Carlyle’s many references to “specters” illustrate the intimate connection between the role of the Carlylean Great Man as a bringer of social health and the projective account of perception that I have suggested underlies Carlyle’s account of the Great Man as actively constituting his historical situation, rather than being passively determined by it. Carlyle frequently emphasizes that a healthy society is one in tune with the eternal and divine nature of reality (Carlyle, Past and Present 119–21). In contrast, social sickness is manifested by a preoccupation with keeping up appearances that become increasingly divorced from any basis in reality, which Carlyle thematizes as “Shams” (Carlyle, Past and Present 141). In Past and Present, for example, Carlyle makes the monstrous hat paraded through the streets of London in order to advertise a particular hatter emblematic of this tendency to value surface over substance, since it illustrates that success in business has come to depend upon self-promotion rather than bestowing effort on actual work (146–47). The culture of spin represented by advertising turns social relationships into a phantasmagorical procession of images that are strongly associated in Carlyle’s writing with the hallucinatory specters of feverish delirium (Carlyle, Past and Present 145), a theme of which Carlyle’s most sustained exploration is his essay on the activities of the fraudster Cagliostro in pre-revolutionary France (Carlyle, “Cagliostro”).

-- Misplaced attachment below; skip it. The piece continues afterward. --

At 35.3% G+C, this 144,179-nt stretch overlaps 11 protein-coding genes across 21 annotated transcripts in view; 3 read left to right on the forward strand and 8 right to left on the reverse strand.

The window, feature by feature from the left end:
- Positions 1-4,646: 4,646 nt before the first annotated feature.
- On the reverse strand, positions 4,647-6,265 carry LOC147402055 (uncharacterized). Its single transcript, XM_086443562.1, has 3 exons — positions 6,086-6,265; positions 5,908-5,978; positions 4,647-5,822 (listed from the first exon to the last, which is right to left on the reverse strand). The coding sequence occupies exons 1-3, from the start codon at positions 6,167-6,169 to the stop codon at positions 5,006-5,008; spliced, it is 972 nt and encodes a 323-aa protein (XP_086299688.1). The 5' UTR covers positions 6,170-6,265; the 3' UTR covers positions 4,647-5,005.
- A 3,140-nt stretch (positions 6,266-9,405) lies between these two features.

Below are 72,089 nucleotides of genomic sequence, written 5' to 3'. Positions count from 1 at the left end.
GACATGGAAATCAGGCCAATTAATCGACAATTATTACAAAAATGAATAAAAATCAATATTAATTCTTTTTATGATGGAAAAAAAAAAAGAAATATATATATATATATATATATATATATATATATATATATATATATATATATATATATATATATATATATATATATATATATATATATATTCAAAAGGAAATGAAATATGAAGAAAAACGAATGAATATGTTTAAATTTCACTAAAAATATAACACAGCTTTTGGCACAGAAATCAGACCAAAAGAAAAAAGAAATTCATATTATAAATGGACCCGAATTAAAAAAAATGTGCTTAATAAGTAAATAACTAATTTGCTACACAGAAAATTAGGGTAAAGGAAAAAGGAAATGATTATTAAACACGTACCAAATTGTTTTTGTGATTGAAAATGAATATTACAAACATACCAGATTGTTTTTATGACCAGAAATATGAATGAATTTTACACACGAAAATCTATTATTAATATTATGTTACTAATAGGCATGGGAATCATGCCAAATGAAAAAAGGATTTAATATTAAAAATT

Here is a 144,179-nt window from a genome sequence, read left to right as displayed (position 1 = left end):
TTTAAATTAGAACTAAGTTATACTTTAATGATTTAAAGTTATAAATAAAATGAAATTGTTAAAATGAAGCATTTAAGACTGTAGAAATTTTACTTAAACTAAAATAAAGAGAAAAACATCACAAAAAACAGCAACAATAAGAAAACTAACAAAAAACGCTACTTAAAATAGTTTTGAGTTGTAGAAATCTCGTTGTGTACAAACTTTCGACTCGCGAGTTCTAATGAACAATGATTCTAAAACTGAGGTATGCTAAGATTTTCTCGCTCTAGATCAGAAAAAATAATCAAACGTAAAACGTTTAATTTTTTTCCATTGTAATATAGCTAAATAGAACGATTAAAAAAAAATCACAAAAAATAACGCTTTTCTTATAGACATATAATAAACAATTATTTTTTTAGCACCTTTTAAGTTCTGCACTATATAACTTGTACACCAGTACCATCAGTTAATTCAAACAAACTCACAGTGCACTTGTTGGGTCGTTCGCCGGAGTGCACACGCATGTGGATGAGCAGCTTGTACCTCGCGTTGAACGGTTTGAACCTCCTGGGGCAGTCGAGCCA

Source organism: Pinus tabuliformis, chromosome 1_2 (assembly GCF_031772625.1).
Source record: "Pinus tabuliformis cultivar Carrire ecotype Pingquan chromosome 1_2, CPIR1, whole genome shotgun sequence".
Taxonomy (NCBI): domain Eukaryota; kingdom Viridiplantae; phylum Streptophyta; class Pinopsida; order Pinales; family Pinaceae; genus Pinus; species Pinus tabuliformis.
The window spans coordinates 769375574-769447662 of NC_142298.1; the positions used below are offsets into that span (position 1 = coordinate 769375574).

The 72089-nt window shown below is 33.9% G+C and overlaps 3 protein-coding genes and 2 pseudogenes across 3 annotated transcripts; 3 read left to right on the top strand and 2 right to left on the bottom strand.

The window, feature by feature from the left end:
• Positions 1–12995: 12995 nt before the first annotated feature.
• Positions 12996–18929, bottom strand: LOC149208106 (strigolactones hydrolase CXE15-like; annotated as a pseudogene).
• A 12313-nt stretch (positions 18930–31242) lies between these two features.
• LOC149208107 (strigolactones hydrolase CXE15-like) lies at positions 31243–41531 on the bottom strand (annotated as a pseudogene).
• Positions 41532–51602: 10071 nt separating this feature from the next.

Carlyle’s medical rhetoric reflects the view, to be found in Alexander Crichton and many other medical writers of the period, that spectral hallucinations were caused by an overstimulated state of the brain (Crichton 2: 29–39), and a similar medical perspective can be identified in much of the proto-sociological writing of the early nineteenth century, where the effects of capitalism in promoting consumerism and exploiting workers are critiqued in terms of the nervous overstrain they induce both in those who are engaged in competitive display and those employed in factories.  Carlyle’s claim that the Great Man has a privileged insight into reality that is capable of correcting this state of affairs, however, also has a medical basis in the physiological associationism of Erasmus Darwin, in that this suggested that the quality of an individual’s perceptions might be indicative of his or her state of bodily health. In the fragmentary writings of Darwin’s protégé Tom Wedgwood, for example, who was a significant influence on Coleridge,  perception of the external world is described as an evolving process whereby fleeting and chaotic impressions coalesce into a stable idea that is capable of integrating further impressions organically into itself (8–11). This characterization of perception as a quasi-biological process of assimilation implies that the most adequate perception of the world will be arrived at by those possessed of the most robust bodily constitution, since if health, as Darwin claimed, consists in a stable pattern of association, eminently healthy individuals will be able associatively to digest the greatest amount of experience. This conception of the relationship between health and perception, as I have suggested elsewhere, underlies Wordsworth’s poetics (Budge, “Erasmus Darwin”), and in this respect the Carlylean Great Man can be regarded as the Wordsworthian poet writ large.